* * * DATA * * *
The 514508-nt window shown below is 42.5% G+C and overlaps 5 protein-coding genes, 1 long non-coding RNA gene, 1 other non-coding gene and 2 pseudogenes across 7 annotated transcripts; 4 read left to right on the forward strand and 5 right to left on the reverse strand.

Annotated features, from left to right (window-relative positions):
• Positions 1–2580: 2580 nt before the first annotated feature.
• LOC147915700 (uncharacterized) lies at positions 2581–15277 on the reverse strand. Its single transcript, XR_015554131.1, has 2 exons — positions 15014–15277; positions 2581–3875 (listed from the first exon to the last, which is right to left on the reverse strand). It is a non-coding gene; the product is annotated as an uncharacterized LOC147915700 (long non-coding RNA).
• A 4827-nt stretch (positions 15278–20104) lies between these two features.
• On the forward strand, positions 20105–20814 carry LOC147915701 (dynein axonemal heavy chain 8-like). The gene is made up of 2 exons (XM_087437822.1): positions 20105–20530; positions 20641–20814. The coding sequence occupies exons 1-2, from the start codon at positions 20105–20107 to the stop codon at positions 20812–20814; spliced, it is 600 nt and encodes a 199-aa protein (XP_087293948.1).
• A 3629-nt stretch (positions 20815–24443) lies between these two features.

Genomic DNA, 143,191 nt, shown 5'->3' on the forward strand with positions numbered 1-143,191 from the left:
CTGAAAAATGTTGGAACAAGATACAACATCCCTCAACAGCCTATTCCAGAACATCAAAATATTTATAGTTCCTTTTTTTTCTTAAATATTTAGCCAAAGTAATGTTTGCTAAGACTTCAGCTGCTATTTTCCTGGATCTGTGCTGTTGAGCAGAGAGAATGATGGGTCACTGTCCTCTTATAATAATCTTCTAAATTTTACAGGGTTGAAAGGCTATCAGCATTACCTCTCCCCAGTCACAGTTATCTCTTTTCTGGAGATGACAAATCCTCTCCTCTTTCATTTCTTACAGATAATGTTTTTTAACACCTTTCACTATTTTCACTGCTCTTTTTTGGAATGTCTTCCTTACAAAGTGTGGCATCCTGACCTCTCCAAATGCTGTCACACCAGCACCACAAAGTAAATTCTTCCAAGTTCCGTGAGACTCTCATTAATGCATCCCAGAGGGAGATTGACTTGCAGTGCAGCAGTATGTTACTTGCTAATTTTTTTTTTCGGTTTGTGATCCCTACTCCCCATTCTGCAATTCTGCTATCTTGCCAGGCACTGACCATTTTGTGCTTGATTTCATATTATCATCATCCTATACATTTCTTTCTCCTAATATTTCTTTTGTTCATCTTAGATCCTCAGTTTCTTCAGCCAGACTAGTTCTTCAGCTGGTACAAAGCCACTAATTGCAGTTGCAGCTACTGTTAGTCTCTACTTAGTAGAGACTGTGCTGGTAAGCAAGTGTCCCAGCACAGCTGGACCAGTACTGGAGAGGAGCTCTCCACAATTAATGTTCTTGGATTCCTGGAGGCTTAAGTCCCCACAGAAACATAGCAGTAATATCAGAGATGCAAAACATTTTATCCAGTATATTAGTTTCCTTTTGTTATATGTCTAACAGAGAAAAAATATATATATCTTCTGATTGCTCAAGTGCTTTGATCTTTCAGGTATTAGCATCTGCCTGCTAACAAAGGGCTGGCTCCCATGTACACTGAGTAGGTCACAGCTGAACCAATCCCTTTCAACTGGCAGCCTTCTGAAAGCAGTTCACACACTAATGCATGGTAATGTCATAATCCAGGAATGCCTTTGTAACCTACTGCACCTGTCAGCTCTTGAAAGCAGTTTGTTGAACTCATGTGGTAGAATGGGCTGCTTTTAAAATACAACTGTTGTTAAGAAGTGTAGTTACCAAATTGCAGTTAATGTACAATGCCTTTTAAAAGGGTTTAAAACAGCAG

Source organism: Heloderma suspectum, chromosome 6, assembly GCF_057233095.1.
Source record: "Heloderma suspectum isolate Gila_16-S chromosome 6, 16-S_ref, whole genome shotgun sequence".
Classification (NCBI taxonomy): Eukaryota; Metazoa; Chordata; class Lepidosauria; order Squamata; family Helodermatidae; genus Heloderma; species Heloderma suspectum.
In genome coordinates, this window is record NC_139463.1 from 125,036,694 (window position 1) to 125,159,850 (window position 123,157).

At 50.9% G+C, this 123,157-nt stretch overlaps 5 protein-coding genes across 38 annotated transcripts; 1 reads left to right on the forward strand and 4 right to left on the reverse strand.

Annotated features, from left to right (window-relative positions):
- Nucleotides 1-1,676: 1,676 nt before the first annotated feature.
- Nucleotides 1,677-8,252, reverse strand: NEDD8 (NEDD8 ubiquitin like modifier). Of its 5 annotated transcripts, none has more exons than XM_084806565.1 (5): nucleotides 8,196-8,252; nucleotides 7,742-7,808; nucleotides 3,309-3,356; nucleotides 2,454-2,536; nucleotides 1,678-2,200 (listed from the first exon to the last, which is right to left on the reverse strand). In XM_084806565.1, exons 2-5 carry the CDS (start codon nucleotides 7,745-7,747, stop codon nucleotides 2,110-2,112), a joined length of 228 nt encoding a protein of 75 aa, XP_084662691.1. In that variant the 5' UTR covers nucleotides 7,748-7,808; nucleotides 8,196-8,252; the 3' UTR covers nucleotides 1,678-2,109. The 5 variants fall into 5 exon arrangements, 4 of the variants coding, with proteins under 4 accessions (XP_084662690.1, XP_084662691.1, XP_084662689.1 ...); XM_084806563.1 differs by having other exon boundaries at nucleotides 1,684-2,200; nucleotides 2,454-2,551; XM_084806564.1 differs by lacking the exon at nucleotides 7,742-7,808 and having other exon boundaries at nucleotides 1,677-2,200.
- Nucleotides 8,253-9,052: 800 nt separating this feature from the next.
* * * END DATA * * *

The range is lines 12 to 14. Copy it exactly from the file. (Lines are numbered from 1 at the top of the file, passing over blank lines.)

Classification (NCBI taxonomy): Eukaryota; Metazoa; Chordata; class Lepidosauria; order Squamata; family Helodermatidae; genus Heloderma; species Heloderma suspectum.
In genome coordinates, this window is record NC_139463.1 from 125,036,694 (window position 1) to 125,159,850 (window position 123,157).

At 50.9% G+C, this 123,157-nt stretch overlaps 5 protein-coding genes across 38 annotated transcripts; 1 reads left to right on the forward strand and 4 right to left on the reverse strand.